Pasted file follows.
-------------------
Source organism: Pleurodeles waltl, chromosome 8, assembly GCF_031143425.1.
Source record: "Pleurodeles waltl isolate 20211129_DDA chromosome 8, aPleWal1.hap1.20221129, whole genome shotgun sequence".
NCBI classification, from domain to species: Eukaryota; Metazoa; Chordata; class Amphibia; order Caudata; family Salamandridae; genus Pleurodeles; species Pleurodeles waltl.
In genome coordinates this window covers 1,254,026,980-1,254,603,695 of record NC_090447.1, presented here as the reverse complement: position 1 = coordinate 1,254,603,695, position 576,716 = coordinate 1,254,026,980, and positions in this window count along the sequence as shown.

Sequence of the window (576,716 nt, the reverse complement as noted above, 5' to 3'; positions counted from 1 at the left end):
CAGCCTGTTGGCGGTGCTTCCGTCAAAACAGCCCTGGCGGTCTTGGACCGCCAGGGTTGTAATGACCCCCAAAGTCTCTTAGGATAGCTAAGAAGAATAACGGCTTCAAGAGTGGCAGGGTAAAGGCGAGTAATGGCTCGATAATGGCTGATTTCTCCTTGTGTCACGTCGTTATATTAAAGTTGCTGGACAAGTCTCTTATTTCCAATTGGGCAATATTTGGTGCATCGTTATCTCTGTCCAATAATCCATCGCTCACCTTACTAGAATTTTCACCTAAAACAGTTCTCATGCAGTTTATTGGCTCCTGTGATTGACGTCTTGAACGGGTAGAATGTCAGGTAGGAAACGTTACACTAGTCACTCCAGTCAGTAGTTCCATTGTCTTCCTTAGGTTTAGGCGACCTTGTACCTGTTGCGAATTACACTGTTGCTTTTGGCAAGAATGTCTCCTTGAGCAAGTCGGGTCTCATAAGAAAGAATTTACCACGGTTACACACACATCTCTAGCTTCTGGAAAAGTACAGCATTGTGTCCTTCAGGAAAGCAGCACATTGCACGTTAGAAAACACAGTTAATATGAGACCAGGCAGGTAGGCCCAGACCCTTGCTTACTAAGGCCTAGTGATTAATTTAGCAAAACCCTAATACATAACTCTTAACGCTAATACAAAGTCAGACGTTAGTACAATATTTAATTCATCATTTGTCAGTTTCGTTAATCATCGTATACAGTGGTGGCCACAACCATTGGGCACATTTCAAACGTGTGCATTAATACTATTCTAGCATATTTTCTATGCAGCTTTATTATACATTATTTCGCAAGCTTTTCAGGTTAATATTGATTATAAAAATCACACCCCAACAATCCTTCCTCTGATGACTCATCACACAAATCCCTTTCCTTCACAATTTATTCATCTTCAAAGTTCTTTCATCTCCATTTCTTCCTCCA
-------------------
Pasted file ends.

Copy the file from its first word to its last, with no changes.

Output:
Source organism: Pleurodeles waltl, chromosome 8, assembly GCF_031143425.1.
Source record: "Pleurodeles waltl isolate 20211129_DDA chromosome 8, aPleWal1.hap1.20221129, whole genome shotgun sequence".
NCBI classification, from domain to species: Eukaryota; Metazoa; Chordata; class Amphibia; order Caudata; family Salamandridae; genus Pleurodeles; species Pleurodeles waltl.
In genome coordinates this window covers 1,254,026,980-1,254,603,695 of record NC_090447.1, presented here as the reverse complement: position 1 = coordinate 1,254,603,695, position 576,716 = coordinate 1,254,026,980, and positions in this window count along the sequence as shown.

Sequence of the window (576,716 nt, the reverse complement as noted above, 5' to 3'; positions counted from 1 at the left end):
CAGCCTGTTGGCGGTGCTTCCGTCAAAACAGCCCTGGCGGTCTTGGACCGCCAGGGTTGTAATGACCCCCAAAGTCTCTTAGGATAGCTAAGAAGAATAACGGCTTCAAGAGTGGCAGGGTAAAGGCGAGTAATGGCTCGATAATGGCTGATTTCTCCTTGTGTCACGTCGTTATATTAAAGTTGCTGGACAAGTCTCTTATTTCCAATTGGGCAATATTTGGTGCATCGTTATCTCTGTCCAATAATCCATCGCTCACCTTACTAGAATTTTCACCTAAAACAGTTCTCATGCAGTTTATTGGCTCCTGTGATTGACGTCTTGAACGGGTAGAATGTCAGGTAGGAAACGTTACACTAGTCACTCCAGTCAGTAGTTCCATTGTCTTCCTTAGGTTTAGGCGACCTTGTACCTGTTGCGAATTACACTGTTGCTTTTGGCAAGAATGTCTCCTTGAGCAAGTCGGGTCTCATAAGAAAGAATTTACCACGGTTACACACACATCTCTAGCTTCTGGAAAAGTACAGCATTGTGTCCTTCAGGAAAGCAGCACATTGCACGTTAGAAAACACAGTTAATATGAGACCAGGCAGGTAGGCCCAGACCCTTGCTTACTAAGGCCTAGTGATTAATTTAGCAAAACCCTAATACATAACTCTTAACGCTAATACAAAGTCAGACGTTAGTACAATATTTAATTCATCATTTGTCAGTTTCGTTAATCATCGTATACAGTGGTGGCCACAACCATTGGGCACATTTCAAACGTGTGCATTAATACTATTCTAGCATATTTTCTATGCAGCTTTATTATACATTATTTCGCAAGCTTTTCAGGTTAATATTGATTATAAAAATCACACCCCAACAATCCTTCCTCTGATGACTCATCACACAAATCCCTTTCCTTCACAATTTATTCATCTTCAAAGTTCTTTCATCTCCATTTCTTCCTCCA